World powers jostle for influence in AirAsia plane hunt

World powers jostle for influence in AirAsia plane hunt

JAKARTA - US and Chinese warships have rushed to help Indonesia search for a crashed AirAsia plane, but analysts say more than altruistic motivations are at play with world powers jostling for influence.

On the surface, the sight of naval vessels from the world's strongest nations sailing close to each other in the Java Sea, with Russian military planes flying above, shows their willingness to unite in a time of disaster.

But those nations are also cleverly using the disaster to project their militaries as a force for good in Asia, observers say.

The AirAsia flight from Indonesia to Singapore crashed during stormy weather on December 28, claiming the lives of all 162 people on board.

With rough seas hampering the search for the wreckage and the bodies, Indonesia has gratefully accepted the help of military assets from many foreign nations including the United States, China and Russia.

"I don't think there's any question that this is also about building soft power," said John Blaxland, a senior fellow at Australian National University's Strategic and Defence Studies Centre.

"They are very conscious of the very positive spin-offs of constructive engagement in these kinds of scenarios. There are very significant and enduring benefits, Blaxland said.

Soft foil for hard power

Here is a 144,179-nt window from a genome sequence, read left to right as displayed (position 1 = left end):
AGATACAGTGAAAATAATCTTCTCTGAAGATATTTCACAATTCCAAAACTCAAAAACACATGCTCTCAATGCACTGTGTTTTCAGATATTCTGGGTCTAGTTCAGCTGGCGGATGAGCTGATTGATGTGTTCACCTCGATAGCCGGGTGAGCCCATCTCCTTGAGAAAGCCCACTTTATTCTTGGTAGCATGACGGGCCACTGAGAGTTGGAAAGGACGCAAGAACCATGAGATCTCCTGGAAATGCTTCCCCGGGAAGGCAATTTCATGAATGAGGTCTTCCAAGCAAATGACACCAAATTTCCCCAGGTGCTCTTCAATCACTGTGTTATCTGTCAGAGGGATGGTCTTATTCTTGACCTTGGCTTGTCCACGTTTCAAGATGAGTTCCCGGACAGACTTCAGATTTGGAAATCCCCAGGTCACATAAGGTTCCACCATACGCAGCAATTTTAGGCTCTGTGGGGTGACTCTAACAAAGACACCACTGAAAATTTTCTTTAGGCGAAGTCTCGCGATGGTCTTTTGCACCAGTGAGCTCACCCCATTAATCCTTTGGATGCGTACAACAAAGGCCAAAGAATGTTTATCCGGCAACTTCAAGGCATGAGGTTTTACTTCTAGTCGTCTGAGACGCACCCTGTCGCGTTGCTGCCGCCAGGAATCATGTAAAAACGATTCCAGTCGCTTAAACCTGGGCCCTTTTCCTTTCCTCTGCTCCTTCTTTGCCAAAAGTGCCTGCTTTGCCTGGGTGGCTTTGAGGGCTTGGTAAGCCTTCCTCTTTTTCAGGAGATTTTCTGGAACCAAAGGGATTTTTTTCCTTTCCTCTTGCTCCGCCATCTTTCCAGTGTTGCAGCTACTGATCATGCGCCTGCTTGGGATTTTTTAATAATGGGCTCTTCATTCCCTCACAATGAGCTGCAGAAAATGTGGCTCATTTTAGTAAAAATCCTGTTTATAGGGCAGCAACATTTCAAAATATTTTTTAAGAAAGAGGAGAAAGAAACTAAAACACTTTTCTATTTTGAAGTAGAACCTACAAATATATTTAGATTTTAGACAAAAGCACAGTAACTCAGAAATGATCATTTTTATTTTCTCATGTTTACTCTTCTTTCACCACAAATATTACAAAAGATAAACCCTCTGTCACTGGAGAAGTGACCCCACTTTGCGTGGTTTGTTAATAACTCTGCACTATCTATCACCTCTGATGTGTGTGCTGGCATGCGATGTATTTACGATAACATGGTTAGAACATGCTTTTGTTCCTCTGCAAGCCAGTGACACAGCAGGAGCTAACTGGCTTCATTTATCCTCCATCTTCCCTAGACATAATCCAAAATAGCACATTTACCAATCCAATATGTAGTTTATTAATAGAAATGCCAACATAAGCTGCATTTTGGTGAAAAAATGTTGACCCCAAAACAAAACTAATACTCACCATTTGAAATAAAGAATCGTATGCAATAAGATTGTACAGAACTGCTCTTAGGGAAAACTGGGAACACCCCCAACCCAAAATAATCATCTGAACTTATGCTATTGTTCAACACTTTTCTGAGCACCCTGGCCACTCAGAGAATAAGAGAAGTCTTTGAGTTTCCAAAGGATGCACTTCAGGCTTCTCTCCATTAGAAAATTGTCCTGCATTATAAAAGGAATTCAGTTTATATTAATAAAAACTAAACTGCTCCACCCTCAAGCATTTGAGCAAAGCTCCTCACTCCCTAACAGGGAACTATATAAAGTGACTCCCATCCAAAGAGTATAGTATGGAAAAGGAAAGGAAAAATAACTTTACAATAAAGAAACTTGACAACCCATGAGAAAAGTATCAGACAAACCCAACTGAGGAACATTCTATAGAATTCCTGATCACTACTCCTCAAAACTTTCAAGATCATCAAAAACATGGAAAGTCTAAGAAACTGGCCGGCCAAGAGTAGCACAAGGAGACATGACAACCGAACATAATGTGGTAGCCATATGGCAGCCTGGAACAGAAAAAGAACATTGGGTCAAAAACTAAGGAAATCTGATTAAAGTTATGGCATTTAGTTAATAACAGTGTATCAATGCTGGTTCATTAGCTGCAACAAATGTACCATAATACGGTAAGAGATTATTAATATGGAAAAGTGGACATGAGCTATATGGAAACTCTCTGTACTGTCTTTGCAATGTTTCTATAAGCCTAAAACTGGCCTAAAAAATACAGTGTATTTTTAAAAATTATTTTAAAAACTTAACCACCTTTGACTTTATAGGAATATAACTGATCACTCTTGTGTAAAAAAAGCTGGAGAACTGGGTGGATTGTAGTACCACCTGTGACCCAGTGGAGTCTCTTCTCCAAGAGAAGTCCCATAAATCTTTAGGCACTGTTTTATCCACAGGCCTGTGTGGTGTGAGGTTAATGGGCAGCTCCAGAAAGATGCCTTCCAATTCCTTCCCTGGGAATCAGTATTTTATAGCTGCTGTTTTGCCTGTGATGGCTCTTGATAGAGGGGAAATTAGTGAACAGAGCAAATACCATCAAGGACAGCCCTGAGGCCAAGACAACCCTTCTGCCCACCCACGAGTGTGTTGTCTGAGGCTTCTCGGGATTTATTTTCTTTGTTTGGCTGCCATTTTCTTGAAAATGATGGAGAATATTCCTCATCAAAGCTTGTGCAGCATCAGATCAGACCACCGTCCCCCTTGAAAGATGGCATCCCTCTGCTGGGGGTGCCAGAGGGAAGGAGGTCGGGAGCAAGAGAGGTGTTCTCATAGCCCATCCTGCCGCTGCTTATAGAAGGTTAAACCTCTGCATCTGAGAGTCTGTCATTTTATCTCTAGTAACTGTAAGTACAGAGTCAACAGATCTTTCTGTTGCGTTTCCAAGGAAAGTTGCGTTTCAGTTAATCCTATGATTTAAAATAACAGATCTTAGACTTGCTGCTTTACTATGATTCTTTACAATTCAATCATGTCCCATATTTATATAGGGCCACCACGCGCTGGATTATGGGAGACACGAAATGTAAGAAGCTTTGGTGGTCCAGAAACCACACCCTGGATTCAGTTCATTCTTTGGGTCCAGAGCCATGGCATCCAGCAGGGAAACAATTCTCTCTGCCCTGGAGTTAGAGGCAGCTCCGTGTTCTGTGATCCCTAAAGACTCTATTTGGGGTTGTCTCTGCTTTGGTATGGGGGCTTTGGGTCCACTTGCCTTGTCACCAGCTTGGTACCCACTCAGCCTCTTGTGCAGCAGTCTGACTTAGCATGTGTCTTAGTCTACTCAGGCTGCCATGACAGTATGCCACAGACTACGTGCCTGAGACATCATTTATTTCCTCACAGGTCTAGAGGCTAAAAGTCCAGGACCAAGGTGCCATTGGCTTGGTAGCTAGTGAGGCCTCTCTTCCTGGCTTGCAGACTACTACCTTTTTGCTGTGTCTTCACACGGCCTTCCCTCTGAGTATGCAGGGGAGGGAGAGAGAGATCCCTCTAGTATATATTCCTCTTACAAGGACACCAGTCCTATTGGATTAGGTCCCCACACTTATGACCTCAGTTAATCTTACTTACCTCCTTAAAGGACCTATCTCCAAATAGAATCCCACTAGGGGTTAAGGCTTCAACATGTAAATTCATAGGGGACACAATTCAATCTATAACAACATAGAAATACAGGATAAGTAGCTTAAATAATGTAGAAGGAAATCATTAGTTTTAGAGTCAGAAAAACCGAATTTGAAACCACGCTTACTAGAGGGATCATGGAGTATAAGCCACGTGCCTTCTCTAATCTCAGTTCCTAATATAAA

For the United States, the crash offered a timely example to the region of the advantages of President Barack Obama's drive to increase US military assets in Asia.

The USS Fort Worth, one of two warships it deployed to the Java Sea, came from Singapore where it had just begun a 16-month "rotational deployment".

Such deployments are a key plank of the US efforts to beef up its military muscle in the Asia-Pacific, a strategy that has riled China.

"It shows they are prepared to contribute to humanitarian assistance. It's part of the soft foil for hard power in the region," Blaxland said.

Gregory Poling, a Southeast Asia analyst at the Washington-based think tank Center for Strategic and International Studies, also said such operations won or cemented regional friendships for the United States.

Aside from AirAsia, Poling cited the lead role the US military played in the international response to Super Typhoon Haiyan, which claimed thousands of lives in the Philippines in 2013, and help in last year's search for Malaysia Airlines Flight MH370.

"In the last few years, it has become apparent around Southeast Asia that the greatest benefit of a continued US security presence in the region is its ability to rapidly respond to HADR (humanitarian assistance and disaster relief) and search and rescue needs, and assist with maritime security," Poling told AFP.

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